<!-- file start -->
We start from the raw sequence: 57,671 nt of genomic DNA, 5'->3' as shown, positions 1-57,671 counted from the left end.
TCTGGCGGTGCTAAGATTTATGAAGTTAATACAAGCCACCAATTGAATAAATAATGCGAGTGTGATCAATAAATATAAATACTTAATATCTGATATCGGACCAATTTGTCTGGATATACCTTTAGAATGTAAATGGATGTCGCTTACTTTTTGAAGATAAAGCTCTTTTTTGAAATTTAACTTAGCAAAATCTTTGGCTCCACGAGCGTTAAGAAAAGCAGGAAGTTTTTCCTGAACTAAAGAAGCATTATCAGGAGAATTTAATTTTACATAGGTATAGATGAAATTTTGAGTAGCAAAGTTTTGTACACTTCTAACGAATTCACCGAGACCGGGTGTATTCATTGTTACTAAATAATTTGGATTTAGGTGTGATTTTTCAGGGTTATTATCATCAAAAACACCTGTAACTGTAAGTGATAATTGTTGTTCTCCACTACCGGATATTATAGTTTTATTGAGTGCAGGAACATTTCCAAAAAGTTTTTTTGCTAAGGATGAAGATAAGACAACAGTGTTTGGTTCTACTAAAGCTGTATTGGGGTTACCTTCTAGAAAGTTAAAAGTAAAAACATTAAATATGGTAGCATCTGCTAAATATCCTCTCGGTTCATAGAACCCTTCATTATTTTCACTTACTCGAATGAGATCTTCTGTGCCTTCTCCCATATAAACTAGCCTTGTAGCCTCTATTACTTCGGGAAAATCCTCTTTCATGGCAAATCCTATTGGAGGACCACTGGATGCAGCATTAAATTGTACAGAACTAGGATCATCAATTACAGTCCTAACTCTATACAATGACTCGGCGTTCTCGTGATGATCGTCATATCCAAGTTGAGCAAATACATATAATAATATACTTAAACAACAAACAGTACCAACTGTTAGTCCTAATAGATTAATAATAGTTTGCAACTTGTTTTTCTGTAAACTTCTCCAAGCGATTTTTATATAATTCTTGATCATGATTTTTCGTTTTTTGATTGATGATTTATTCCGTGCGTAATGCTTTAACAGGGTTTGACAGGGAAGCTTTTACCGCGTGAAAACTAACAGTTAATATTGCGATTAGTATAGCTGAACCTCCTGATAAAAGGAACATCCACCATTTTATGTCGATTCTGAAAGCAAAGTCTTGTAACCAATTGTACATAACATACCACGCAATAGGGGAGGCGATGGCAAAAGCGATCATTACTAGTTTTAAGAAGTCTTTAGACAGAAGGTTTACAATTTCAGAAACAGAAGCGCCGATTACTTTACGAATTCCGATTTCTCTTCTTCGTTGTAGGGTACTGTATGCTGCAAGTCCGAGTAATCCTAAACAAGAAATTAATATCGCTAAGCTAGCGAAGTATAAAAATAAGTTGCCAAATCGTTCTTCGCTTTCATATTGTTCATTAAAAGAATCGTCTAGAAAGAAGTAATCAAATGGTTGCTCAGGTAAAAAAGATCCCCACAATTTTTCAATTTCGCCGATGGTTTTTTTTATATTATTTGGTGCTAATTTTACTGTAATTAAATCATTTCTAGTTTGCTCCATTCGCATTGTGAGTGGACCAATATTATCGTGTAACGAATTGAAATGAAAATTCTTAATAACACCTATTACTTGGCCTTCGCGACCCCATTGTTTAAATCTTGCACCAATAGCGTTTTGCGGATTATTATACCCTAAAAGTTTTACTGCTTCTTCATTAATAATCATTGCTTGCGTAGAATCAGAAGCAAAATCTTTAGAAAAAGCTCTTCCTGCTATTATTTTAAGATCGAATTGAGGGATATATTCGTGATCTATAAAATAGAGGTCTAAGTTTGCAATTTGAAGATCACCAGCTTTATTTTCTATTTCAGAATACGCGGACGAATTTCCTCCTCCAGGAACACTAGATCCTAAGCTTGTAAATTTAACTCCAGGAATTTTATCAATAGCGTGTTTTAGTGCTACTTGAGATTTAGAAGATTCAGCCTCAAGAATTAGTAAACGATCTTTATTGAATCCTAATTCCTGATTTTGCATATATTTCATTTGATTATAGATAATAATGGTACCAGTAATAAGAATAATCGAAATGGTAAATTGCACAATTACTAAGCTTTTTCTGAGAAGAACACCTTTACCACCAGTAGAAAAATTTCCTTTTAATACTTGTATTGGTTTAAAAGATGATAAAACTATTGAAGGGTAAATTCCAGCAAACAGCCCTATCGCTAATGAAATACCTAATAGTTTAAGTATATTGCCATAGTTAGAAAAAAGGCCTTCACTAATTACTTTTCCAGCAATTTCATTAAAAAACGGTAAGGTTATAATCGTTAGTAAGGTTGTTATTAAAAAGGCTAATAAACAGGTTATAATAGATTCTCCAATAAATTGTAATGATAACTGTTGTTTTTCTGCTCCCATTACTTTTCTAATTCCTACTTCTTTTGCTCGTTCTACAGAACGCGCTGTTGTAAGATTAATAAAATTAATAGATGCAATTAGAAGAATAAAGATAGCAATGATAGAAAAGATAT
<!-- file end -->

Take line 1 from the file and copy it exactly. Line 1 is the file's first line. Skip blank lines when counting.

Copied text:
We start from the raw sequence: 57,671 nt of genomic DNA, 5'->3' as shown, positions 1-57,671 counted from the left end.